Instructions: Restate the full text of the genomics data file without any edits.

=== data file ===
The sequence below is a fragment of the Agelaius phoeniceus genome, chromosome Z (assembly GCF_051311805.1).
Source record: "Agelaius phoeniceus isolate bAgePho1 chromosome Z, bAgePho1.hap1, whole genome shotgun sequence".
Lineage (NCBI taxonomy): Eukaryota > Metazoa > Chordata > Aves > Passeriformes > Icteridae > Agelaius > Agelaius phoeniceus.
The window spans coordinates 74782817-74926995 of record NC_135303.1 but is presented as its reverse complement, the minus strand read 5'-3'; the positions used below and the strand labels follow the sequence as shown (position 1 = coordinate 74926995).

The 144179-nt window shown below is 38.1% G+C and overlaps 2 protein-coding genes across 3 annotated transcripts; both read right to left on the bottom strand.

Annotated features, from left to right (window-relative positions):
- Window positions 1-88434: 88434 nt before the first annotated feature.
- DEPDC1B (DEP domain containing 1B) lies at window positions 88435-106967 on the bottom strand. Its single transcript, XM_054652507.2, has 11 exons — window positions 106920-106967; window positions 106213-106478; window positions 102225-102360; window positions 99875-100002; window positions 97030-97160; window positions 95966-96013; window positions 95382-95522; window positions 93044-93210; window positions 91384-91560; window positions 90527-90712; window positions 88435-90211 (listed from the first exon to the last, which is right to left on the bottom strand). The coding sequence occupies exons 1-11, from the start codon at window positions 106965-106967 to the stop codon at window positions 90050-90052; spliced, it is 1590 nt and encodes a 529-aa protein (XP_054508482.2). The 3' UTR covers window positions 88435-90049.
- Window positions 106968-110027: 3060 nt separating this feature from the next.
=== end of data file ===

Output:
The sequence below is a fragment of the Agelaius phoeniceus genome, chromosome Z (assembly GCF_051311805.1).
Source record: "Agelaius phoeniceus isolate bAgePho1 chromosome Z, bAgePho1.hap1, whole genome shotgun sequence".
Lineage (NCBI taxonomy): Eukaryota > Metazoa > Chordata > Aves > Passeriformes > Icteridae > Agelaius > Agelaius phoeniceus.
The window spans coordinates 74782817-74926995 of record NC_135303.1 but is presented as its reverse complement, the minus strand read 5'-3'; the positions used below and the strand labels follow the sequence as shown (position 1 = coordinate 74926995).

The 144179-nt window shown below is 38.1% G+C and overlaps 2 protein-coding genes across 3 annotated transcripts; both read right to left on the bottom strand.

Annotated features, from left to right (window-relative positions):
- Window positions 1-88434: 88434 nt before the first annotated feature.
- DEPDC1B (DEP domain containing 1B) lies at window positions 88435-106967 on the bottom strand. Its single transcript, XM_054652507.2, has 11 exons — window positions 106920-106967; window positions 106213-106478; window positions 102225-102360; window positions 99875-100002; window positions 97030-97160; window positions 95966-96013; window positions 95382-95522; window positions 93044-93210; window positions 91384-91560; window positions 90527-90712; window positions 88435-90211 (listed from the first exon to the last, which is right to left on the bottom strand). The coding sequence occupies exons 1-11, from the start codon at window positions 106965-106967 to the stop codon at window positions 90050-90052; spliced, it is 1590 nt and encodes a 529-aa protein (XP_054508482.2). The 3' UTR covers window positions 88435-90049.
- Window positions 106968-110027: 3060 nt separating this feature from the next.